Friday, July 24, 2009

Making What's So Hard about Writing Picture Books Less Hard

Oh, if only Ann Whitford Paul’s hands-on, right-on and thus write-on guide Writing Picture Books had been available when I first began writing.
[Note: the President at that time bore the initials J.C.]

Alas, Writing for Children wasn’t in vogue then.
The singular format (and art form) “picture book” was often labeled “picture storybook.”
The IBM Selectric typewriter reigned supreme, unaware the word processor planned to stage a coup.

I cut my writer’s teeth, I learned my craft, courtesy of:

(1) Lee Wyndham’s Writing for Children and Teen-agers (Writer’s Digest, 1976) and Phyllis Whitney’s Writing Juvenile Stories and Novels (The Writer, Inc., 1976);
(2) my sky blue, kite-embellished 1978 "I"-less Society of Children’s Book Writers membership card;
(3) the bounty of children’s books (published past and present) residing on the shelves of my Wilmette Public Library’s Children’s Bookroom.
I took selected books apart, physically sometimes, from the inside-out.
[See my September/October 2009 SCBWI Bulletin article “The Book That Changed Me.”]
I studied particular and favorite authors’ careers from their first book to their most current.
I read each book first as a reader, then again, as a writer.
I learned the stories behind the stories, taking heart and hope.
Writing for Children classes were few and far between; Children’s Book Writing Groups hard to come by.
Keeping me afloat was SCBW’s Manuscript Exchange which allowed me to learn from fellow Illinois author Berniece Rabe.

Writing a picture book text is Hard Work. Period.
It is not for the weak, in body or spirit.
The writer must dig often and deep through countless drafts to arrive at the bare bones of a story that not only can live and breathe on the page, thanks to the illustrator, but capture and resound in a reader’s heart.
Such efforts demand determination, patience, passion, persistence.
Reading and studying Ann Whitford Paul’s Writing Picture Books won’t make writing a picture book easy, but it’s certain to make writing a picture book eas-i-e-r.
As will the following resources, thanks to technology and the popularity of Writing for Children, that both fortify and enhance all you learn from Ann Paul’s book.

(1) Mem Fox’s website -
Mem Fox once wrote, “Writing a picture book is like writing War and Peace in haiku.”
Like Ann Paul, Mem Fox gets picture books.
Her website offers opportunities to hear and see Mem read, and to learn the stories behind her stories.
Check out her 20 Do’s and 20 Don’ts as well as her “So, you want to write a picture book” listed under the section “For Writers (And Potential Writers).”

2) SCBWI’s Picture Book Master Class with Tomie DePaola
Imagine 90-minutes up close and personal with Caldecott and Newberry Honor Awards medalist Tomie DePaola, illustrator of over 200 books, author of over 100!
This DVD Master Class, produced by SCBWI, features a one-on-one conversation between SCBWI Executive Director and best-selling children’s book author Lin Oliver and Tomie that offers inspiration, information, insights and encouragement for anyone writing the picture book today.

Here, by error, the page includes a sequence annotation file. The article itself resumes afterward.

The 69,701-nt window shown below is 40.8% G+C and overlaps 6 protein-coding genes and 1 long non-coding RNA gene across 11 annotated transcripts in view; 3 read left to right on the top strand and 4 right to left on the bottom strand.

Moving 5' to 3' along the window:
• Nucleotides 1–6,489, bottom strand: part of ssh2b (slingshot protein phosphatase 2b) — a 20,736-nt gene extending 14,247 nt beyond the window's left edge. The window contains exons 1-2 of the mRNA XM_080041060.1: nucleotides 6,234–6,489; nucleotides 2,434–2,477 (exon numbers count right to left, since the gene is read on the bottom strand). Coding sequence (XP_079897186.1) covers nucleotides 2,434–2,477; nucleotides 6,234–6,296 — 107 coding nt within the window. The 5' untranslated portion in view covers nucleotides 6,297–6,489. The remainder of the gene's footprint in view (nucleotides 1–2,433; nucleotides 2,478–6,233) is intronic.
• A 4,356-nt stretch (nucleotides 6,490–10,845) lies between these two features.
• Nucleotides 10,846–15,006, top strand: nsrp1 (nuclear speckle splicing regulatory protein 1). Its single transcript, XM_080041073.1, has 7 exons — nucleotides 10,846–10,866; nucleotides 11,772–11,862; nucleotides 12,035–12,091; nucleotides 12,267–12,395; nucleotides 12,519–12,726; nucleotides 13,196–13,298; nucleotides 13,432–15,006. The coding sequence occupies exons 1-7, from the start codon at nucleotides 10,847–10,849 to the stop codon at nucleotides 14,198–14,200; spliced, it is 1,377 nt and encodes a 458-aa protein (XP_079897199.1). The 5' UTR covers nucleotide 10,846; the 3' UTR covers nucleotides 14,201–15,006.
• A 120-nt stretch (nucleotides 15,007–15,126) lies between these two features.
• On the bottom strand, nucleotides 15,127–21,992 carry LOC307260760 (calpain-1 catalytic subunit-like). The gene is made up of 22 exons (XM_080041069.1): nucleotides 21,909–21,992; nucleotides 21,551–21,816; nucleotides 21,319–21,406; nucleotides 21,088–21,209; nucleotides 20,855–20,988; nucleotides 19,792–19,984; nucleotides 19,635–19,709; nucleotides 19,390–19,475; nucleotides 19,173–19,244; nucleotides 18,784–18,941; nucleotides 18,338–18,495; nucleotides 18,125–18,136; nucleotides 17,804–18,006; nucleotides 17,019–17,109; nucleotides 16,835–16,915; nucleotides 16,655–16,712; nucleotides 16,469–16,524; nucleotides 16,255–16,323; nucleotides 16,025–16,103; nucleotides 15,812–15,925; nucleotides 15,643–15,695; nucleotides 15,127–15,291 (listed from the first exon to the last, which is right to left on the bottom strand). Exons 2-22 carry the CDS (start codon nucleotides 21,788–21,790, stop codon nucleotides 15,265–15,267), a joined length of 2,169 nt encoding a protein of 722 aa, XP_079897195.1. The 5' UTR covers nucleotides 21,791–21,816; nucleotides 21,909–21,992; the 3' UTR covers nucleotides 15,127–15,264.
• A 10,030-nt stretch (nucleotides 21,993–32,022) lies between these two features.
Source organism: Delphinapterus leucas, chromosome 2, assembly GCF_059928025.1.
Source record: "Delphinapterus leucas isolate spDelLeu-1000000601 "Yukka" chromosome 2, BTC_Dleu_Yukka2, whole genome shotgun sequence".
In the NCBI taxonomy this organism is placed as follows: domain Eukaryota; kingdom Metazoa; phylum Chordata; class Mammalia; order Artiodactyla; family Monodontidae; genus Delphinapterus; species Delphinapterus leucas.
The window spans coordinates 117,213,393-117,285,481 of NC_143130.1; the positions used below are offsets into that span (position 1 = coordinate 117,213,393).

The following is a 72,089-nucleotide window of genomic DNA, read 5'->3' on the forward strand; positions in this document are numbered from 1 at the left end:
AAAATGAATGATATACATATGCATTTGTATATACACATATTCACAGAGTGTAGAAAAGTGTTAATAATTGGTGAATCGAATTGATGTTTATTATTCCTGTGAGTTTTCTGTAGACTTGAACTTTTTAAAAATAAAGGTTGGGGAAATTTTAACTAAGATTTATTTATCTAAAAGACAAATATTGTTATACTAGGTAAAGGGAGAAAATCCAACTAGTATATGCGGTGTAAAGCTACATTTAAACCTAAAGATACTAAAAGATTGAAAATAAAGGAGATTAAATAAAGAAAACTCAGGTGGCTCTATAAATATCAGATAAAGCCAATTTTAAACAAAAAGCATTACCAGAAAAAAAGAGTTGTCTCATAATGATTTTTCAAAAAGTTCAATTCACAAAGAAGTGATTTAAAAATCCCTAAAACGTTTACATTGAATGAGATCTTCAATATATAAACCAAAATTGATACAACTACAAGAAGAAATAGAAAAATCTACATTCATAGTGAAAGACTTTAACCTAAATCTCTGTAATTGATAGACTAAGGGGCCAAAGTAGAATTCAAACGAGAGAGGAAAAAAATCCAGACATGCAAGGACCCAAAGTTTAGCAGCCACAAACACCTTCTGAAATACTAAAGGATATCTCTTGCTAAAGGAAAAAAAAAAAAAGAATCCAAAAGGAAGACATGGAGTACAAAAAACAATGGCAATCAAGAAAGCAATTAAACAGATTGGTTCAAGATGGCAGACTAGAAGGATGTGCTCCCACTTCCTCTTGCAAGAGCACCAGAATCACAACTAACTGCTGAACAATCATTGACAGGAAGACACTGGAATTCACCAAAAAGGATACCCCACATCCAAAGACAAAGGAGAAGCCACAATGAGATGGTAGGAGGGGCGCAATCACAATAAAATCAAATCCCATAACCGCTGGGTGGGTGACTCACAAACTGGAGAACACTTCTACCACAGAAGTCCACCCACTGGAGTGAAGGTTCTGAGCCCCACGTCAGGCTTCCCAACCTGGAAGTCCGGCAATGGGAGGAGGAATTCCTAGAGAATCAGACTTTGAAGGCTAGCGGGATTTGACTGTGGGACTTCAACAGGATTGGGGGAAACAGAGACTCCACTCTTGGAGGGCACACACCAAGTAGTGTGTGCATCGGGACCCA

Purchase is available on the SCBWI website.

(3) A YouTube-available video of A School Visit by best-selling Author/Illustrator Jarrett J. Krosoczka.
Sit yourself down in the school auditorium, surround yourself with kiddos, and listen and learn how and why Jarrett makes books.
The illustrator piece to picture books is something picture book writers need to know.
And, if you’ve already successfully published a picture book, take a peek at how a fellow author presents. Jarrett’s website – – is also worth visiting.

And, look for my TeachingAuthors review of Ann Paul’s Writing Picture Books in early Fall.

Writing Workout:
Write a Name Poem

Mem Fox declares: story begins with a character in trouble!
Editor Melanie Kroupa took that Truth one step further while helping me revise my middle grade novel, The Confe$$ion$ and $ecret$ of Howard J. Fingerhut (Holiday House).
“Who a character is gets him into trouble,” Melanie taught me. “But who a character is gets him out of trouble.”

Once I defined Howie’s Howie-ness in a name poem, he was ready, willing and able to travel his plotline.
In Chapter One, I let Howie share the poem with his fellow fourth-graders so my readers would know Howie too.
H = hopeful
O = original
W= willing
I = intelligent
E = enthusiastic
Coincidentally (?), junior businessperson Howie Fingergut’s traits are those of any budding entrepreneur.

Define your characters, plural (!) - Hero, Side-kick, Villain, in a name poem, to come to know who and what they are.
Try using adjectives, next verbs, then nouns.
And remember Ann Paul’s tip: characters have flaws!


jama said...

Great post. Love this blog :)! Thank you.

Mary Lee said...

Fabulous writing tip! I'll see how my fourth graders do with name poems when they're writing fiction (or even nonfiction, come to think of it) this coming year!

Esther Hershenhorn said...

Name poems work with both fiction - and - non-fiction.
I make all my students - no matter their ages (!) - complete this exercise to nail their characters, plural.
Oh, were this blog available when I began writing picture books.
My journey to publication would have been considerably shorter.
So glad it's reaching (and teaching)authors.

Anonymous said...

As a fellow IL writer/teacher, Thank YOU! for this post. I'm putting together a lesson plan for creating characters and will def. use your character name poem exercise!
: )
Mary Jo Campbell

Esther Hershenhorn said...

Both Howie and I thank you, Mary Jo.
I came upon name poems as a way into character while sitting in a fourth grade classroom at Frances Parker School in Chicago, researching fourth graders so I could tell (and nail) Howie's story.
So far the Name Poem Strategy has never failed me.
Esther Hershenhorn